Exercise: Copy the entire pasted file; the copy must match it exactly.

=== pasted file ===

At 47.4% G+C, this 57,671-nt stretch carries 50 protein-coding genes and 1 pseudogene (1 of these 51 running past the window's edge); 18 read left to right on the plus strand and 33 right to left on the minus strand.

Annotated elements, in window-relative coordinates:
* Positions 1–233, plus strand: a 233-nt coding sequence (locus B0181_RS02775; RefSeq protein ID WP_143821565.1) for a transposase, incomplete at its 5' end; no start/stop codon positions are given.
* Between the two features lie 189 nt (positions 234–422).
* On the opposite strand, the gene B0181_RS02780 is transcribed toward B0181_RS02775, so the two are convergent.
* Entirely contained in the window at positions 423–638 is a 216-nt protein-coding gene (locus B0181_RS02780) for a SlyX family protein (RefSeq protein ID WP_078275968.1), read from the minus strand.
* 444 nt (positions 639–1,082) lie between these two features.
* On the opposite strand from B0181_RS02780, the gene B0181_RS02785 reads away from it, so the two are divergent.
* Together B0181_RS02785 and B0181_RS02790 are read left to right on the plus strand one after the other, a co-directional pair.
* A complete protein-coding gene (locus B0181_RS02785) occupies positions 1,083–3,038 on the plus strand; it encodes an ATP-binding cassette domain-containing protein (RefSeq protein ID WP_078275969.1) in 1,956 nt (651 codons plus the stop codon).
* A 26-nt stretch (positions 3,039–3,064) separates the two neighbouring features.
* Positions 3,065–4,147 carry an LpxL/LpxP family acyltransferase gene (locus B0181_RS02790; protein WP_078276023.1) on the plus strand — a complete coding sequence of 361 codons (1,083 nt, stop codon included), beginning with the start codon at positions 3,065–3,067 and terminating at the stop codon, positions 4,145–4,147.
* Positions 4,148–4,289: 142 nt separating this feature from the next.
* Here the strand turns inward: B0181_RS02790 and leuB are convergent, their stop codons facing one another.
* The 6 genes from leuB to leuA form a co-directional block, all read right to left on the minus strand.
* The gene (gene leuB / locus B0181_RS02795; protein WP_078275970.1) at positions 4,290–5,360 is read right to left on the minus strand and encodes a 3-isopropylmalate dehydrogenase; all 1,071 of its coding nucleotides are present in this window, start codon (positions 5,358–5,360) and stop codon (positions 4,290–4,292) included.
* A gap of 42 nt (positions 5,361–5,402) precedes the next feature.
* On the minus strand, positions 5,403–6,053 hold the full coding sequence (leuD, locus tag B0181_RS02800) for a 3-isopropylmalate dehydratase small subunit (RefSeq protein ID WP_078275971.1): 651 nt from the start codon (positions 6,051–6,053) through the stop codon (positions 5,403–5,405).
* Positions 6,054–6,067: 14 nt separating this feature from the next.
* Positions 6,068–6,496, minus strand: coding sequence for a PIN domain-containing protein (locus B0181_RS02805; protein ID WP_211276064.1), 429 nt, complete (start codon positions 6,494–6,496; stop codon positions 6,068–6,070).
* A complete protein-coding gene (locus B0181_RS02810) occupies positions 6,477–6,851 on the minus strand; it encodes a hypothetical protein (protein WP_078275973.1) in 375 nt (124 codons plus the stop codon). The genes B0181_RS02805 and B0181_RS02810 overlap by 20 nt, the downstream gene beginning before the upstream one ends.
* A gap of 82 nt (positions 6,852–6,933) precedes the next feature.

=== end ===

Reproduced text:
At 47.4% G+C, this 57,671-nt stretch carries 50 protein-coding genes and 1 pseudogene (1 of these 51 running past the window's edge); 18 read left to right on the plus strand and 33 right to left on the minus strand.

Annotated elements, in window-relative coordinates:
* Positions 1–233, plus strand: a 233-nt coding sequence (locus B0181_RS02775; RefSeq protein ID WP_143821565.1) for a transposase, incomplete at its 5' end; no start/stop codon positions are given.
* Between the two features lie 189 nt (positions 234–422).
* On the opposite strand, the gene B0181_RS02780 is transcribed toward B0181_RS02775, so the two are convergent.
* Entirely contained in the window at positions 423–638 is a 216-nt protein-coding gene (locus B0181_RS02780) for a SlyX family protein (RefSeq protein ID WP_078275968.1), read from the minus strand.
* 444 nt (positions 639–1,082) lie between these two features.
* On the opposite strand from B0181_RS02780, the gene B0181_RS02785 reads away from it, so the two are divergent.
* Together B0181_RS02785 and B0181_RS02790 are read left to right on the plus strand one after the other, a co-directional pair.
* A complete protein-coding gene (locus B0181_RS02785) occupies positions 1,083–3,038 on the plus strand; it encodes an ATP-binding cassette domain-containing protein (RefSeq protein ID WP_078275969.1) in 1,956 nt (651 codons plus the stop codon).
* A 26-nt stretch (positions 3,039–3,064) separates the two neighbouring features.
* Positions 3,065–4,147 carry an LpxL/LpxP family acyltransferase gene (locus B0181_RS02790; protein WP_078276023.1) on the plus strand — a complete coding sequence of 361 codons (1,083 nt, stop codon included), beginning with the start codon at positions 3,065–3,067 and terminating at the stop codon, positions 4,145–4,147.
* Positions 4,148–4,289: 142 nt separating this feature from the next.
* Here the strand turns inward: B0181_RS02790 and leuB are convergent, their stop codons facing one another.
* The 6 genes from leuB to leuA form a co-directional block, all read right to left on the minus strand.
* The gene (gene leuB / locus B0181_RS02795; protein WP_078275970.1) at positions 4,290–5,360 is read right to left on the minus strand and encodes a 3-isopropylmalate dehydrogenase; all 1,071 of its coding nucleotides are present in this window, start codon (positions 5,358–5,360) and stop codon (positions 4,290–4,292) included.
* A gap of 42 nt (positions 5,361–5,402) precedes the next feature.
* On the minus strand, positions 5,403–6,053 hold the full coding sequence (leuD, locus tag B0181_RS02800) for a 3-isopropylmalate dehydratase small subunit (RefSeq protein ID WP_078275971.1): 651 nt from the start codon (positions 6,051–6,053) through the stop codon (positions 5,403–5,405).
* Positions 6,054–6,067: 14 nt separating this feature from the next.
* Positions 6,068–6,496, minus strand: coding sequence for a PIN domain-containing protein (locus B0181_RS02805; protein ID WP_211276064.1), 429 nt, complete (start codon positions 6,494–6,496; stop codon positions 6,068–6,070).
* A complete protein-coding gene (locus B0181_RS02810) occupies positions 6,477–6,851 on the minus strand; it encodes a hypothetical protein (protein WP_078275973.1) in 375 nt (124 codons plus the stop codon). The genes B0181_RS02805 and B0181_RS02810 overlap by 20 nt, the downstream gene beginning before the upstream one ends.
* A gap of 82 nt (positions 6,852–6,933) precedes the next feature.